Andrology is a medical discipline that deals with the male reproductive and urological systems.

The term ‘andrology’ derives from the Greek ‘Andros’, which means ‘male’. It is a fairly new area of specialist medical science, which has only been studied since the late 1960s.

Whilst it can be considered the male equivalent of gynaecology, andrology has not gained as much attention until more recent times, when the subject of male fertility and prostate issues have come under the spotlight a lot more.

What is an andrologist what does an andrologist do?

Medical professionals who specialise in diagnosing and treating male reproductive-related issues are known as andrologists.

Andrologists will often be clinical scientists, urologists (specialists who treat patients with kidney, bladder, prostate or male reproductive organ problems), or endocrinologists (specialists who treat conditions related to the endocrine glands and hormones, such as diabetes and thyroid problems).

Andrology covers a variety of conditions and functions. These may include male fertility, penile problems, male hormone deficiency, and genitourinary disorders.

What is andrology in the context of male fertility?

In terms of male fertility, andrology seeks to identify the issues that are preventing a couple successfully conceiving.

Around 50% of infertility cases are due to male factor infertility.

The main symptom of male infertility is the inability to conceive, and in many cases there will be no other obvious signs.

However, underlying issues such as hormonal imbalances, genetic disorders, dilated veins around the testes, or a condition or injury that has resulted in the passage of sperm being blocked, can display symptoms.

These may include erection or ejaculation problems, low sex drive, pain or swelling in the testicle area, abnormal breast growth (gynecomastia), decreased body or facial hair and a lower than normal sperm count.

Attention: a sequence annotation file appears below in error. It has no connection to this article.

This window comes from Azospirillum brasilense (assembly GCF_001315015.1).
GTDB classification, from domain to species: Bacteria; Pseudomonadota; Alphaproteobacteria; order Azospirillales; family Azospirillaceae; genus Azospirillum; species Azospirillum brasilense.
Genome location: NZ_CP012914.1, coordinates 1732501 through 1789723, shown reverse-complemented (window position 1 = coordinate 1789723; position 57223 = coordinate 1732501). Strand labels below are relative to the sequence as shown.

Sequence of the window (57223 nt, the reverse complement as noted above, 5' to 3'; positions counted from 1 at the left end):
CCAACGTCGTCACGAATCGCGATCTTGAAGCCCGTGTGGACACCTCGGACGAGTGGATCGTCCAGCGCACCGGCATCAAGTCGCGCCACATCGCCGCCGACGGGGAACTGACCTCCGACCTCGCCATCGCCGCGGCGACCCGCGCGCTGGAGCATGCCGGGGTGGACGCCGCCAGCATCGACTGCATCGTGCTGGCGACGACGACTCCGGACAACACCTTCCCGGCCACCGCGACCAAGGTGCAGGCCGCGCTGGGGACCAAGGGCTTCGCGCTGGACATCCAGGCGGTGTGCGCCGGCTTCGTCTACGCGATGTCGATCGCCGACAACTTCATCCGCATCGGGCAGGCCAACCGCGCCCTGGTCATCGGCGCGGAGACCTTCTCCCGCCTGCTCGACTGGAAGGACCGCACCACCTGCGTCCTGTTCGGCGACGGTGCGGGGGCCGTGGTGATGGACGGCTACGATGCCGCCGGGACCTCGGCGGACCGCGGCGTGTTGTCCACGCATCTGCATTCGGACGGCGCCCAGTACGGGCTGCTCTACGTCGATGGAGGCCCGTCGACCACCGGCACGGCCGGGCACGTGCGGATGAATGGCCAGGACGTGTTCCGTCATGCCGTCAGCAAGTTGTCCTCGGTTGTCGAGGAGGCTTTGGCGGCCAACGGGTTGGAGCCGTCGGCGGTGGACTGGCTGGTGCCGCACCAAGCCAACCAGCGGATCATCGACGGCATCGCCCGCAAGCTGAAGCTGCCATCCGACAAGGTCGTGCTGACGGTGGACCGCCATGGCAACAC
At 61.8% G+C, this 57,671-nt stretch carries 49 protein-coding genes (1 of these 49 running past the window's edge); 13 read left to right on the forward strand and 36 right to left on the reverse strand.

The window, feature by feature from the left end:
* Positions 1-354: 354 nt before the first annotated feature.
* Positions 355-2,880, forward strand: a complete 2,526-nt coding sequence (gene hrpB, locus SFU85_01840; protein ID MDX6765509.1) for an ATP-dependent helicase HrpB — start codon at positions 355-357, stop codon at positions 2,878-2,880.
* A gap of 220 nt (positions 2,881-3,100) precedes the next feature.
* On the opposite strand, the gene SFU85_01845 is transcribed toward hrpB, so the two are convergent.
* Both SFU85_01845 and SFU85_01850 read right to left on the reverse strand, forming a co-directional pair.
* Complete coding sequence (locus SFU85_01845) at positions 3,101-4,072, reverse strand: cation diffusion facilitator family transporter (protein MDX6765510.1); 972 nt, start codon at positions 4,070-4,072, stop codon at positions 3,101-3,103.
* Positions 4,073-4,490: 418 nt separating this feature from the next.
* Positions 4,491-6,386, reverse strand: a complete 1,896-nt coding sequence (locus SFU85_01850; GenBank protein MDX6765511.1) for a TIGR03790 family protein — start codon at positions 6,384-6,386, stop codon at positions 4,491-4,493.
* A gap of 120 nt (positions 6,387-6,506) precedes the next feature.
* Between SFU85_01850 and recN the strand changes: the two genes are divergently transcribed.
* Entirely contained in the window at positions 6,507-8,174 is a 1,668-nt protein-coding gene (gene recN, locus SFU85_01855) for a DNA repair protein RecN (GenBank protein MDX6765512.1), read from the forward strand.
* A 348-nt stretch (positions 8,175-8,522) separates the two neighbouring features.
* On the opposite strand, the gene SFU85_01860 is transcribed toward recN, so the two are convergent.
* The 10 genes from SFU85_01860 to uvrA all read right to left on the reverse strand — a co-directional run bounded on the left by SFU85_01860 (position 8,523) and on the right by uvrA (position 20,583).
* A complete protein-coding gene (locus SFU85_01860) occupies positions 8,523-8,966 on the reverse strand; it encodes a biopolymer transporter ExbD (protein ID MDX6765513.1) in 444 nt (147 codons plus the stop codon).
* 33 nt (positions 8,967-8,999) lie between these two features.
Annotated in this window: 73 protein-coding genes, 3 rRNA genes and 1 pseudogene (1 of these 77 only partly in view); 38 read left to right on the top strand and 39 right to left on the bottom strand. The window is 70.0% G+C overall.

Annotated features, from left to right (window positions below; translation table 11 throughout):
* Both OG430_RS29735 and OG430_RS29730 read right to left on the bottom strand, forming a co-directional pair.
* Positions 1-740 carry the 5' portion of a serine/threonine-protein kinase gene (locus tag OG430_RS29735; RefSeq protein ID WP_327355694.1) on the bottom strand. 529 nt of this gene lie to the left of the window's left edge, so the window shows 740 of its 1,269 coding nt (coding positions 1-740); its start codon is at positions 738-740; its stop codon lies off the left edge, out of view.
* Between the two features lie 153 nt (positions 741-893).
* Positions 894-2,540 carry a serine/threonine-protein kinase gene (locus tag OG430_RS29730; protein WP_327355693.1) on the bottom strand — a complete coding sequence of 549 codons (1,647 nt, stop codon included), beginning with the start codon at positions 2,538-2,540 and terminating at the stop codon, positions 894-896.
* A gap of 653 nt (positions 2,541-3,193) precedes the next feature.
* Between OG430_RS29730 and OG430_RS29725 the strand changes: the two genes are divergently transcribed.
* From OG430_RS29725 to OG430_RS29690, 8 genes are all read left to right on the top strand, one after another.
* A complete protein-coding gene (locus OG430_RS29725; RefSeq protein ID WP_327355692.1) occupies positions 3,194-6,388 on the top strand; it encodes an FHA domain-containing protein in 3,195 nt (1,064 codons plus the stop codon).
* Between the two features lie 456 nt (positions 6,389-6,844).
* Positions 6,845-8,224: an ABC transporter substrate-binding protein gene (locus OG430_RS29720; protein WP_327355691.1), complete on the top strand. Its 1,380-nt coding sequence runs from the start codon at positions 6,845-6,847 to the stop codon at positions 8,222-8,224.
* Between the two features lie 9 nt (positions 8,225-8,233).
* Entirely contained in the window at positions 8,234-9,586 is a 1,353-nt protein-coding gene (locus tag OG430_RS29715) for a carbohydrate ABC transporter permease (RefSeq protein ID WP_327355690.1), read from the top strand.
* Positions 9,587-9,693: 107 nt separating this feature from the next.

What are the most common causes of male infertility investigated in an andrology clinic?

The most common causes of male infertility that are investigated in an andrology clinic include:

Sperm disorders

Issues with the production of healthy sperm, such as low sperm production, abnormal sperm function and mobility or blockages that prevent the delivery of sperm.


A varicocele is an enlarged vein in the scrotum that can lead to low sperm production and quality. It is one of the most common reversible causes of male infertility.

Hormone imbalances

Hormone imbalances can result in low sperm production or the absence of sperm altogether. Hormones include testosterone, LH and FSH.

Genetic factors, medical conditions and lifestyle

Inherited conditions can contribute to male infertility, as can infections, inflammatory conditions, diabetes, some autoimmune disorders and cystic fibrosis.

Cancer treatments such as radiation or chemotherapy may affect fertility, as can trauma or injury to the testes.

Lifestyle factors such as alcohol consumption, smoking and drug usage can also lead to fertility problems.

What fertility treatment will an andrologist usually recommend?

An andrologist will devise a treatment plan that is specifically tailored to the patient. Depending on the results of the tests carried out and the patient’s individual circumstances and medical history, treatments may include:


Andrologists may manage male infertility with medications that improve hormone levels and in turn improve sperm count and semen quality.

Assisted Reproductive Techniques (ART)

An andrologist may recommend assisted reproduction to couples who are having trouble conceiving naturally, and where the male partner has a low sperm concentration, characterised either by a reduced number of sperm, or low sperm motility. It may also be recommended when the source of infertility cannot be determined, and there is a normal sperm count.